Because of this problem, police officers in Virginia must “observe” the driver for 20 minutes before administering a breath test at the police station. During this time, they are supposed to look for signs that the driver has burped, vomited, or put anything into his mouth.
If you drank, vomited or burped 20 minutes before taking a breath test, make sure you inform your attorney immediately.
Another weakness of breathalyzers is one of all machines: they get old and break down. That is why the legislature mandates that any ETD used in Virginia needs to be calibrated by the Department of Forensic Science (DFS) every six months. In order to introduce an ETD result as evidence in a trial, the court may require breath technicians to produce evidence of regular maintenance and calibration of the ETD.
Breathalyzer results may also be affected by the amount of breath sample given. When someone has been drinking, there are more alcohol fumes in the deepest portions of their lungs than there are at the top.
The police want you to take a great big breath and blow really hard, so that you exhale as much of that alcohol-rich air in the bottom of your lungs as possible. Your attorney can obtain and examine the exact blow duration and breath volume for your test.
If a driver is arrested for DUI and is suspected of being under the influence of drugs, or is physically incapable of giving a breath sample (e.g. he has passed out), the police may choose to take a blood sample in addition to or as a substitute for a breath test.
A driver who has been arrested for DUI or DWI is required by law to submit to a blood test just as he is for a breath test. However, a driver must submit only if he has been arrested. If a driver is in the hospital and the police have not arrested him for DUI, they must ask for permission to take his blood sample. If your blood was sampled without your permission, talk to your attorney immediately to determine whether your rights were infringed upon.
Whether a driver is under arrest is not always clear, especially when a driver is in the hospital and is not placed in handcuffs or taken away.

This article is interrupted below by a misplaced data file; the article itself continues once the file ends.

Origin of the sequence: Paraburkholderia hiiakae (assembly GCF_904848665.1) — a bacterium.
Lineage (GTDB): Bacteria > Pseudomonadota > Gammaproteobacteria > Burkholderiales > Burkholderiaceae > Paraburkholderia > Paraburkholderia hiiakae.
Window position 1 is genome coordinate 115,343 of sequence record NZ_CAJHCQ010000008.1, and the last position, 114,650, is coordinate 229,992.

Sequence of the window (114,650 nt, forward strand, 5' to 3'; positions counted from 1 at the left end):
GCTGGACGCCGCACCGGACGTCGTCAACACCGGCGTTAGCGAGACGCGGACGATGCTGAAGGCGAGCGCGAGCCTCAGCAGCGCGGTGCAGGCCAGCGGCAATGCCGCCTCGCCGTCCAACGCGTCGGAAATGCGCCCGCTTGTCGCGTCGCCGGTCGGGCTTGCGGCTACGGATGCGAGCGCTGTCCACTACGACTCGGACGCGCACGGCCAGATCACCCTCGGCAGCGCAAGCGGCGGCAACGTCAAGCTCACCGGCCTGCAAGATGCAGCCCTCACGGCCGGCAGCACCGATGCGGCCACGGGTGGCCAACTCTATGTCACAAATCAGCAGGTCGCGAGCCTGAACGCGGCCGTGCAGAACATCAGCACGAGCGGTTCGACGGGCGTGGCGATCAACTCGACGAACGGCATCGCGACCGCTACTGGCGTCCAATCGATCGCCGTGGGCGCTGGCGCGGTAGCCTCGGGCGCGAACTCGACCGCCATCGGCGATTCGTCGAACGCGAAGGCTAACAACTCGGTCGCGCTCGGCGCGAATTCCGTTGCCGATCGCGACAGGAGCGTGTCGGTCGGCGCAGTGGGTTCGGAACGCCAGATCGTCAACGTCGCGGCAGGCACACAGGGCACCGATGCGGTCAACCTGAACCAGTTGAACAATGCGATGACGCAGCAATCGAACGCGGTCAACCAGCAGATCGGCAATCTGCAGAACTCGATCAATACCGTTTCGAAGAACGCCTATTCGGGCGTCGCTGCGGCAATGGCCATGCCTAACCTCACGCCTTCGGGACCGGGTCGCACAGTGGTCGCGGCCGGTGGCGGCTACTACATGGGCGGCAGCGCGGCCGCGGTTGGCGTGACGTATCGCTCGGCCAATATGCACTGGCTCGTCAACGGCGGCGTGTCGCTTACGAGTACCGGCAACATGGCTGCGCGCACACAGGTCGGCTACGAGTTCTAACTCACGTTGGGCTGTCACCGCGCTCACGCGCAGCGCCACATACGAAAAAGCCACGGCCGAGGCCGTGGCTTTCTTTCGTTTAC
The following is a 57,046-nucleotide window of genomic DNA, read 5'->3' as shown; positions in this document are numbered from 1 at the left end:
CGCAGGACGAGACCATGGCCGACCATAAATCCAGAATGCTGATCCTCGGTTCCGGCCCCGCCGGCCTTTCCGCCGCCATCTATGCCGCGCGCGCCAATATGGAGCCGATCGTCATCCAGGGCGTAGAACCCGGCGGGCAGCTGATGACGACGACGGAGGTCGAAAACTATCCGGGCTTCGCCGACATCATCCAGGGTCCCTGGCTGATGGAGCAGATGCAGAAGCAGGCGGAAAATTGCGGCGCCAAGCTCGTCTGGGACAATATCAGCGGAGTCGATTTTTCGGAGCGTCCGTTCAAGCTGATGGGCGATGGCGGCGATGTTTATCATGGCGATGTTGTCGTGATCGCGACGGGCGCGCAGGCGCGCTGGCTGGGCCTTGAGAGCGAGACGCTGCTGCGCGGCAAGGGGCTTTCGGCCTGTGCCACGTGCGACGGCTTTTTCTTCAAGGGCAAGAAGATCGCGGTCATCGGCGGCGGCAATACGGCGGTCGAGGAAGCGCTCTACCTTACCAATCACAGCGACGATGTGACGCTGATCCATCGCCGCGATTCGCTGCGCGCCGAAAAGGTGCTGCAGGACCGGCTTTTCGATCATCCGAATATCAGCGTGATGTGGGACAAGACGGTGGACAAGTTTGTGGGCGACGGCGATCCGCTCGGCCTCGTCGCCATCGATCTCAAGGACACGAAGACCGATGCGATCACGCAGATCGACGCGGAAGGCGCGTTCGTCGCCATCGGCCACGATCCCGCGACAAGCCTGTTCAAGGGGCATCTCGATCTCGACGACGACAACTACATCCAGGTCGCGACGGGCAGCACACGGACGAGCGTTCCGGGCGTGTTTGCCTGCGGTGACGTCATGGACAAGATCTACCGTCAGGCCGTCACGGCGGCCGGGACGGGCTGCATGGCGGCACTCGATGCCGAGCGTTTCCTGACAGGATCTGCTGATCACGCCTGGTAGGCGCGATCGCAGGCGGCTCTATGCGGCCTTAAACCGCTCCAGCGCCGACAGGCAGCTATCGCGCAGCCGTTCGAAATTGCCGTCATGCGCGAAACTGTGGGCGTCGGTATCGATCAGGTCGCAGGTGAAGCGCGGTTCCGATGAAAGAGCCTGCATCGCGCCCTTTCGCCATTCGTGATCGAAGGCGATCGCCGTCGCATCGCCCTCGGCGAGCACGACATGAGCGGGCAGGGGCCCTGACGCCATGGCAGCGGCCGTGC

Since 1995, the police do not have to offer the blood test as a substitute for the breath test. A driver can request a blood test, but the police do not have to give one. They often do not want to wait for the results of the blood test, which take longer. Requesting a blood test is not a complete defense to being charged with refusal to submit to a breath test. If a driver balks at submitting to a blood test the police must notify the driver that refusing to comply with the blood sample means they will be charged with refusal to submit.
Blood tests, like the breath tests, are regulated by Virginia law. Failure to comply with the procedures and methods specified by law may cause the results to be excluded from a DUI trial.
The person drawing the blood must be an approved medical worker. When blood is draw at the police station, the blood must be kept in two separate vials supplied by the Department of Forensic Science (DFS), and must be sealed and accompanied by two completed certificates of withdrawal. The vials must then be placed in a DFS-approved container and delivered to the officer.
The vials then go to DFS and are tested for alcoholic content via a method called “gas chromatography.” Gas chromatography detects the amount of ethanol (the alcohol found in liquor) in the blood by vaporizing the alcohol in a specific quantity of blood and then quantifying the vaporized gas that escapes.
After the test is complete, a certificate of analysis is produced. The certificate must contain certain mandatory information about the driver, and it must be returned with the nurse’s certificate of withdrawal to the court. Failure to return the certificate of analysis attached to the nurse’s certificate of withdrawal may result in dismissal of the case.
The second vial is sent to DFS and is held for 90 days. The defense attorney can then have the vial sent to an independent laboratory for testing. If DFS loses the independent sample, the BAC results should be excluded from evidence. A good DUI attorney should always request independent testing, especially since the blood alcohol content of a sample tends to diminish after the blood is taken, and the second test will often be lower.
Not all blood tests are performed by police personnel. Sometimes hospitals run the blood test, especially when the driver is hospitalized due to an accident. Because the law allows the results of hospital blood analysis to be used in trial, and because each hospital has a different process for drawing and testing blood, defense attorney dealing with blood samples need to be aware of the varying methods used to test BAC. This fact is another reason to hire an attorney that specializes in DUI defense.
Typically, hospitals use the enzymatic method for determining BAC. However, one flaw of this method is that it tends to produce erroneously high readings if certain chemicals caused by tissue trauma are present in the blood. For instance, drivers who sustain bruises in an accident may produce erroneously high BAC readings.
Blood-sample analysis is highly technical and requires a DUI attorney who is not only experienced but is also familiar with the forensic science behind these complicated DUI testing methods.